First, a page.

These are the 10 best films that are similar to High Fidelity.
If you enjoyed High Fidelity, you’ll enjoy these 10 films. They range from romantic comedies with flawed heroes to musicals.
High Fidelity is based on Nick Hornby’s novel of the same name, but it was shot in Chicago instead of London, and it stars Jack Black in one of his most memorable roles to date. The soundtrack to the film is excellent, and there are numerous fourth-wall breaks, musical references, and romantic and friendship-themed scenes throughout.
However, the Stephen Frears film from the year 2000 isn’t the only one to do so. All of these films, from Empire Records with its smitten teens to This Is 40 with its cynical elders, share High Fidelity’s masterful blending of comedy and drama.
1. School of Rock (2003)
It’s a no-brainer, but High Fidelity and School of Rock have a lot in common. Jack Black and Joan Cusack are the two love interests in this romantic comedy. Fans of music will enjoy the movie’s epic battle of the bands concert in the final act, which is both epic and hilarious.
Jack Black builds on his relentlessly upbeat and fun character from High Fidelity as Dewy Finn, his first major lead role and possibly his best role. A class of well-behaved private schoolers in High Fidelity would seem an odd choice in comparison to the rowdy punks outside the record store.
2. Empire Records (1995)
Empire Records follows a group of teenagers as they band together to save the record store where they all work, the titular Empire Records.
However, for a film that takes place over the course of a single day there’s plenty of heart to be found here.
Corey (Liv Tyler) and A.J. (Johnny Whitworth) develop a budding romance in the film, which is set in a record store that viewers are sure to want to go to. For the most part, she’s smitten with Maxwell, a cheesy washed-up pop star who, in High Fidelity, is Tim Robbins’ equally sleazy Ian/Ray.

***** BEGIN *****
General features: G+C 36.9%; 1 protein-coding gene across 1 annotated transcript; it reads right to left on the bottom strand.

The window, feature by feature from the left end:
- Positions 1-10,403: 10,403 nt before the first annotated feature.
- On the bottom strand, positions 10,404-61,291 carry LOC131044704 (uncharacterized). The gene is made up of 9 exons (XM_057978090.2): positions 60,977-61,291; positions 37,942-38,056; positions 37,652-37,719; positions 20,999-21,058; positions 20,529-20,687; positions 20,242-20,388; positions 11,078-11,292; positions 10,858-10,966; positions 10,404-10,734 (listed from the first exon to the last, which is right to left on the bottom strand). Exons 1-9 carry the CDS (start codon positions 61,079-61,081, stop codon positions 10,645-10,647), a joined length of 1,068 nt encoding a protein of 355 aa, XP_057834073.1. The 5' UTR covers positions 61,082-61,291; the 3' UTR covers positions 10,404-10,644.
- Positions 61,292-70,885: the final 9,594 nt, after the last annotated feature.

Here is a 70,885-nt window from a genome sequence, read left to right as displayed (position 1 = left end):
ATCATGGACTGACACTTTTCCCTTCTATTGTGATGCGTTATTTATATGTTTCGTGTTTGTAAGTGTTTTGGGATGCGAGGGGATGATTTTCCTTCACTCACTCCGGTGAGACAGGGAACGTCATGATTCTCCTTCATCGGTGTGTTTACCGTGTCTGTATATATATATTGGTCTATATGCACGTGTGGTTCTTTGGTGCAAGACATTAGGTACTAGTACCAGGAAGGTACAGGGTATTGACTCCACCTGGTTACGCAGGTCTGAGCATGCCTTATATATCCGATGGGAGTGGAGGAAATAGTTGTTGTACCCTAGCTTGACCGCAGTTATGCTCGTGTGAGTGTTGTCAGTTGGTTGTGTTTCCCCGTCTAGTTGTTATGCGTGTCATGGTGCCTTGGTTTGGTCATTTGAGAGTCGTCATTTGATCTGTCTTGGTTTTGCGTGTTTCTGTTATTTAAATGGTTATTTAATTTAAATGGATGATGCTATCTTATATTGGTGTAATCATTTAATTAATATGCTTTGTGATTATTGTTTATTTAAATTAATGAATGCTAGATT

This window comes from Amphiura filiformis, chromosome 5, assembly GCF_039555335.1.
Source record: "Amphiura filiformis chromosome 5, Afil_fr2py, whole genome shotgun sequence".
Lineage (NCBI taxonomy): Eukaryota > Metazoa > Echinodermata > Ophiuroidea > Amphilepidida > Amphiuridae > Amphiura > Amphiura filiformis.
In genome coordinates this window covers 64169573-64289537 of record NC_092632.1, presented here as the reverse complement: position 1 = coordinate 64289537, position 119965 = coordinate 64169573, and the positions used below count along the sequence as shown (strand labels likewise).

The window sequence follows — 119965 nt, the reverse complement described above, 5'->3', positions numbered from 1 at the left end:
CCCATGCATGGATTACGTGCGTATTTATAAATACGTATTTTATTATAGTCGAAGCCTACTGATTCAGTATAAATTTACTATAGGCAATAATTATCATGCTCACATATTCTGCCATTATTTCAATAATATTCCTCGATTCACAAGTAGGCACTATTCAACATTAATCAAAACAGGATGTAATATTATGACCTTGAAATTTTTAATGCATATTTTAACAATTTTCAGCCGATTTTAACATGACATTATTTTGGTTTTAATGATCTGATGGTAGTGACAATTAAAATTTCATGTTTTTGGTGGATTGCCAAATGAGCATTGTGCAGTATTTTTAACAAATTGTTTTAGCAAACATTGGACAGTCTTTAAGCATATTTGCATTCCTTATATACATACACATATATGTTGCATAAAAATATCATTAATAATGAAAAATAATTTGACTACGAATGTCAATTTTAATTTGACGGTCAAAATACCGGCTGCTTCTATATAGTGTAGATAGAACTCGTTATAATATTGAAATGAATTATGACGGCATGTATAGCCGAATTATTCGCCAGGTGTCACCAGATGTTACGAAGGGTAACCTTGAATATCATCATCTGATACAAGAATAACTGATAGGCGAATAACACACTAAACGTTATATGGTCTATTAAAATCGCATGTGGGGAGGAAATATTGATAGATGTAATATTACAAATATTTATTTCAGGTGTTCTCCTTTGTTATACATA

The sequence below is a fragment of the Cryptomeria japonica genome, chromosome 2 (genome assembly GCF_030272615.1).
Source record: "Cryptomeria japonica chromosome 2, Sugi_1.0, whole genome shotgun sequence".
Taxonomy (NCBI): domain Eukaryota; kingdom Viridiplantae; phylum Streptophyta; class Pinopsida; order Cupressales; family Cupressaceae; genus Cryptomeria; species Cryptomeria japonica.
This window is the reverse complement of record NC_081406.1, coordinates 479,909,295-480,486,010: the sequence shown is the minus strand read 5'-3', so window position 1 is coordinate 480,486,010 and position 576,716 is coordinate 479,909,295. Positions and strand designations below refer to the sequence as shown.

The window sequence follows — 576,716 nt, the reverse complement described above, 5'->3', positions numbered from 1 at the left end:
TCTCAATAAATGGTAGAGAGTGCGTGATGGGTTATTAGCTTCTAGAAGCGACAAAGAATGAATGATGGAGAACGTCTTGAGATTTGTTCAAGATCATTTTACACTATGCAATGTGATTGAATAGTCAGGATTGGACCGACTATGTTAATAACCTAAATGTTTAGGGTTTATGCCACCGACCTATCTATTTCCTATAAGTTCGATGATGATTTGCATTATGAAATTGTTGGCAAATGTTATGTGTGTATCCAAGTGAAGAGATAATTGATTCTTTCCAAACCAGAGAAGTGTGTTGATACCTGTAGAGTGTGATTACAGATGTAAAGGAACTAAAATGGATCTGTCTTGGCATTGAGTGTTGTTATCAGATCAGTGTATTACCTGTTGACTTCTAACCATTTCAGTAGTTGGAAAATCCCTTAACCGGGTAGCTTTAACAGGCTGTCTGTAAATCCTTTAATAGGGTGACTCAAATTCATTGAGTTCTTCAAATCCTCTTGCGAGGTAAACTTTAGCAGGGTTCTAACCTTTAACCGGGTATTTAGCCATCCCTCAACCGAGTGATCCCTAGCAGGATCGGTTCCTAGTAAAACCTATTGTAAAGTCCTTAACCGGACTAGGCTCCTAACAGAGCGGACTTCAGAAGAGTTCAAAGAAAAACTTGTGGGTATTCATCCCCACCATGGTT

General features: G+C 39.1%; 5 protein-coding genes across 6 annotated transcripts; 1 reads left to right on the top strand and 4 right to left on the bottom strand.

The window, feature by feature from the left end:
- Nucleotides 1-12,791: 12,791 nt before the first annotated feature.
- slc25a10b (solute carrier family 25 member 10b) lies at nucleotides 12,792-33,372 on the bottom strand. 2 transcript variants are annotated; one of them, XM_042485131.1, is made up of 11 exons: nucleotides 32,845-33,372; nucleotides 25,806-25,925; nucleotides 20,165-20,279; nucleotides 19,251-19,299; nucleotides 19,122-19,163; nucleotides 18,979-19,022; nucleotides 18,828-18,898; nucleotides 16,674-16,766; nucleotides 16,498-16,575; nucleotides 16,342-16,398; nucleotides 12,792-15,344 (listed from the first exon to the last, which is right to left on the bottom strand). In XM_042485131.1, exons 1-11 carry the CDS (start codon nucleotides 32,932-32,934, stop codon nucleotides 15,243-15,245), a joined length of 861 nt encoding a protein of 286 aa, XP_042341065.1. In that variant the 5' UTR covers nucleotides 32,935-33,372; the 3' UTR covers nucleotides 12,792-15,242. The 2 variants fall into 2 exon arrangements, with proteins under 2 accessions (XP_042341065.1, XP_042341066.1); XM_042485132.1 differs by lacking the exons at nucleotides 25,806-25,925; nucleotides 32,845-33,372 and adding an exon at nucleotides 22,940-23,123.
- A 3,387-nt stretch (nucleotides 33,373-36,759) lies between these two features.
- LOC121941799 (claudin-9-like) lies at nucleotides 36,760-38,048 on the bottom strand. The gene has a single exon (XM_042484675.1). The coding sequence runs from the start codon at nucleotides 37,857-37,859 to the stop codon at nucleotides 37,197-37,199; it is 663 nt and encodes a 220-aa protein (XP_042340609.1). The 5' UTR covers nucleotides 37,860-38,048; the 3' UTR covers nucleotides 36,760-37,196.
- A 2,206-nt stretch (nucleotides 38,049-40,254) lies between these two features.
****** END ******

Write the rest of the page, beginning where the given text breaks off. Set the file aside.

3. About A Boy (2002)
Another Nick Hornby book turned film is About a Boy. Hugh Grant portrays a middle-aged slacker who subsists on the royalties from a Christmas song his father wrote many years earlier.. In spite of his vague interest in music, he prioritizes womanizing over having a son so he can go to a single parents’ group and meet women. When Hoult’s Marcus, a 12-year-old boy, enters his life, everything changes.
Fans of High Fidelity will enjoy it for a variety of reasons. Similarly to Cusack’s fourth-wall-breaking moments in HF, Grant’s voiceover narration helps guide the audience through much of the film, giving them a look at Rob Gordon’s poor but amusing decisions.
4. Almost Famous (2000)
Aspiring music journalist William Miller, 15, poses as an adult in order to land a job writing for Rolling Stone in Cameron Crowe’s coming-of-age masterpiece. During the tour, he gets to see rock and roll shenanigans up close, falls in love, and makes numerous attempts to speak with the band’s elusive guitarist.
William (Patrick Fugit) is endearing in the film, and Frances McDormand (her phone call with Stillwater guitarist Russell is one of McDormand’s most iconic scenes) steals the show as well. As a result of its great soundtrack and focus on touring life, it’s sure to satisfy the cravings of any movie-loving rock fan.
5. (500) Days Of Summer (2009)
Like Rob in High Fidelity, this film’s protagonist has a distorted view of women and relationships. The story revolves around Tom and Summer, the new girl at work, as their relationship develops. She’s the woman of his dreams, Tom thinks, because she likes The Smiths, who have a great song in (500) Days of Summer that he loves. Their relationship, on the other hand, is disastrous, as the story chronicles over the course of 500 days (most of which are miserable).